1. Base of the Pyramid Business Model Innovation
- Market positioning
Example of Innovation for the Base of the Pyramid
- Packaging strategy (salt, coffee, vodka)
- Small portions to make goods affordable
- Pricing strategy (cellphones – pay as you go)
- Product design (Appropriate technologies)
- Distribution strategy (Grameen phone)
- Product financing strategy (microcredit; renting batteries)
- Renting batteries is a way for people to use batteries, who may not be able to afford owning their own
- Production strategy (Shakti Revolution Danone – yogurt microfactories)
- Marketing Strategy (media; word of mouth)
- Payment strategy (M-pesa; payment by phone)
2. Business Model Canvas by Alex Osterwalder & Yves Pigneur
Purpose: The objective of this tool was to help technological geeks (or simply non-business savvy individuals) understand the various intricate aspects of developing a business plan and identifying a business model.
It addresses topics like:Identifying your value proposition, customer segments and key partners, developing customer relationship and marketing channels, and establishing the revenue streams and cost structures.
Definition: The Customer Segments building block defines the different groups of people or organizations an enterprise aims to reach and serve.
- For whom are we creating value?
- Who are our most important customers?
When do customer groups represent separate segments?
- If their needs require and justify a distinct offer
- If they are reached through different Distribution Channels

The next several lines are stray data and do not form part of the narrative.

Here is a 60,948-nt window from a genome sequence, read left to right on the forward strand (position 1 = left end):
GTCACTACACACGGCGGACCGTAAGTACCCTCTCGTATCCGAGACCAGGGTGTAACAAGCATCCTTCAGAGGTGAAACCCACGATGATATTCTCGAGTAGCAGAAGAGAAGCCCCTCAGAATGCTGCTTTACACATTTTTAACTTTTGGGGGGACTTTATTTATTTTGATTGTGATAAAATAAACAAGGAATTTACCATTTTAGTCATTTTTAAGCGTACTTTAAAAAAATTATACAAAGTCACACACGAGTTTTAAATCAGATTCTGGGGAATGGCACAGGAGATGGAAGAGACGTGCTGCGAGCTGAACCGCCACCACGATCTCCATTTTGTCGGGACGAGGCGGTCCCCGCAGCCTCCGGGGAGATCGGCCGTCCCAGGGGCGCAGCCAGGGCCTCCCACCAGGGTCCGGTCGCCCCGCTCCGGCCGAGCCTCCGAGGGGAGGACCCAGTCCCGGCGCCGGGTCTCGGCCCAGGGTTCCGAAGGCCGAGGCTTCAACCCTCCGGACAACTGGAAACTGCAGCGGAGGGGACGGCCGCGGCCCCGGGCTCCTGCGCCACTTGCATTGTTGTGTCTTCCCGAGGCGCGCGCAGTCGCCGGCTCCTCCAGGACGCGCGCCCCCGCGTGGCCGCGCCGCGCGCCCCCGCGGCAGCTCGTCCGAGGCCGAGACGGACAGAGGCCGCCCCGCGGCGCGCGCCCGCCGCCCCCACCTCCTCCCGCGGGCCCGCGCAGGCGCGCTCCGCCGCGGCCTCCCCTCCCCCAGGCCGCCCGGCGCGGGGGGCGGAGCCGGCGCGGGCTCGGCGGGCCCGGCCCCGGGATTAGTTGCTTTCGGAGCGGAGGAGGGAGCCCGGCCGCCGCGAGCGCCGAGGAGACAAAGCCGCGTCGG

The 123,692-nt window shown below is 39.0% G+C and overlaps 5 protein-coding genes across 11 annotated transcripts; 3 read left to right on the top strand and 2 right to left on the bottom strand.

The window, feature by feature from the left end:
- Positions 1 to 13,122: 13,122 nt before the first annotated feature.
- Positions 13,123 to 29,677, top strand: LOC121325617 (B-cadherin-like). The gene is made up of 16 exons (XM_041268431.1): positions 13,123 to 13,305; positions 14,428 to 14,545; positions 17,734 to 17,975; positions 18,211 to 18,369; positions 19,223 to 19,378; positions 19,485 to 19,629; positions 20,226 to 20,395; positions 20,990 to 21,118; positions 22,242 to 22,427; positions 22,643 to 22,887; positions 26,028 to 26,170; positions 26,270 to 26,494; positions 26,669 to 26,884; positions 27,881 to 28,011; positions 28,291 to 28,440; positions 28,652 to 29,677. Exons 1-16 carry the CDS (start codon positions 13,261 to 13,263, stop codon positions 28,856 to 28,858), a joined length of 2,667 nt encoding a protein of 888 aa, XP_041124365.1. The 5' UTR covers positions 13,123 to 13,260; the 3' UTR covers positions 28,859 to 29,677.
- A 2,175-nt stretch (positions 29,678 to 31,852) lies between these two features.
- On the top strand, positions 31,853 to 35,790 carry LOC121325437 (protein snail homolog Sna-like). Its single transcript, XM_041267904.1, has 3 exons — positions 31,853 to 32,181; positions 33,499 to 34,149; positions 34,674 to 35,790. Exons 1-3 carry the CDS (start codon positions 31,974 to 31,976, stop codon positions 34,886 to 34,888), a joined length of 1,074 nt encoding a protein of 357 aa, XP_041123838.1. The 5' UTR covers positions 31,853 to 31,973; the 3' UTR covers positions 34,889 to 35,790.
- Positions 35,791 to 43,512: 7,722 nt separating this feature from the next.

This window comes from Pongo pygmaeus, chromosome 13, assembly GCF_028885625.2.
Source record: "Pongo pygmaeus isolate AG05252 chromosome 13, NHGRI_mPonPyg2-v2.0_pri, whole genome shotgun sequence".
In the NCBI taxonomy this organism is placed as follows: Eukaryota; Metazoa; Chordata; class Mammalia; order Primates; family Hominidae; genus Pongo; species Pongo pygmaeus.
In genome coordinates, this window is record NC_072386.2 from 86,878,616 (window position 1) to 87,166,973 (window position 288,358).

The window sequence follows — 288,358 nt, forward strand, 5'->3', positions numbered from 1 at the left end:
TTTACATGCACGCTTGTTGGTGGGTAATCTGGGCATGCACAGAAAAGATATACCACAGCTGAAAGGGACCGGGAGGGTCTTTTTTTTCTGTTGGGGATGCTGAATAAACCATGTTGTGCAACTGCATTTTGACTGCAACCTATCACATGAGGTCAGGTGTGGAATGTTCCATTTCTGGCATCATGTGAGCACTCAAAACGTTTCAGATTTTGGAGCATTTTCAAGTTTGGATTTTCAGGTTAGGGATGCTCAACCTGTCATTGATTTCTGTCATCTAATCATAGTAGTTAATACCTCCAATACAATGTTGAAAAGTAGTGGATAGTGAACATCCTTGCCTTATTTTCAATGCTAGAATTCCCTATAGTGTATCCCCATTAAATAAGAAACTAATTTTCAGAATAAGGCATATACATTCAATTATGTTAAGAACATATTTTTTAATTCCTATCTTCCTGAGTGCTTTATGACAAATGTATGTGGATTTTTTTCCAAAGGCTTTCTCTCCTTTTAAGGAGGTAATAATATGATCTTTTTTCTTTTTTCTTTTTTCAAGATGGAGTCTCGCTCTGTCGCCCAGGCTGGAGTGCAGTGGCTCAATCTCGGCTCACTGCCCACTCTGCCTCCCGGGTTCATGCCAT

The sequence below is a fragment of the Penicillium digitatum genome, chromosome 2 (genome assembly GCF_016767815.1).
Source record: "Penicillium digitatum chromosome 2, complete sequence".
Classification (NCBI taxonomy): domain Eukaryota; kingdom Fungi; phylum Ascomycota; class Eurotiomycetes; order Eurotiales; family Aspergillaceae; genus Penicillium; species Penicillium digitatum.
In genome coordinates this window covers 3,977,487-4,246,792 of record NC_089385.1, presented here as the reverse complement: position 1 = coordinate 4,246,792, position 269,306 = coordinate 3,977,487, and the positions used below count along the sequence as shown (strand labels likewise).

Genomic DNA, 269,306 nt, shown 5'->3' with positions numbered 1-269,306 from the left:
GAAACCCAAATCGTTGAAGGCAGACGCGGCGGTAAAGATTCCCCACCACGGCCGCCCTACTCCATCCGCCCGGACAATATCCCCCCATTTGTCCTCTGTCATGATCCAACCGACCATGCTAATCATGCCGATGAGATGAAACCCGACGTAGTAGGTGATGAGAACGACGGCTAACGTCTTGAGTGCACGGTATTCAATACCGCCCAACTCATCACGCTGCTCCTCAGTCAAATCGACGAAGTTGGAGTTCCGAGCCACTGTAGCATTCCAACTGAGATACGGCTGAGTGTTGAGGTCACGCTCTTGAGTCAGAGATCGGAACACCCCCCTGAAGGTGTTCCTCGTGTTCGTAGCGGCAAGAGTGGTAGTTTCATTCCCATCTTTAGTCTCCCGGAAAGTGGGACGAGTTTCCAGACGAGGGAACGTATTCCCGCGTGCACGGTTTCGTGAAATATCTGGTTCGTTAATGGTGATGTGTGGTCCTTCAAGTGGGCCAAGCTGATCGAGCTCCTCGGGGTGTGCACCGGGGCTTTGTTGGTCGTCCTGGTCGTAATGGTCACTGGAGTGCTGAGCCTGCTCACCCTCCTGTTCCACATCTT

- If they require different types of relationships
- If they have substantially different profitabilities
- If they are willing to pay for different aspects of the offer
Categories of Customer Segments
- Mass Market
- No distinction between market segments
- Large groups with broadly similar needs
- Examples: Food, basic life staples (tooth paste), consumer electronics
- Niche Market
- Specific, specialized customer segments
- Example: Dried food, expensive wine
- Segmented Markets
- Market Segments with slightly different needs and problems
- Example: Credit card companies that offer packages based on varying levels of net worth
- Diversified Markets
- Multiple unrelated customer segments
- Example: Amazon.com offers products to customers but also sells server usage to other web companies
- Multi-sided platforms
- Brings together two or more distinct but interdependent groups of customers
- A mutually symbiotic relationship must be present
- Example: Google attracts customers through its value proposition of an expansive and efficient search engine but also attracts advertisers through the promise that ads will reach a large population of consumers
Definition: The Value Proposition Building Block describes the bundle of products and services that create value for a specific Customer Segment.
- What value do we deliver to the customer?
- Which one of our customer’s problems are we helping to solve?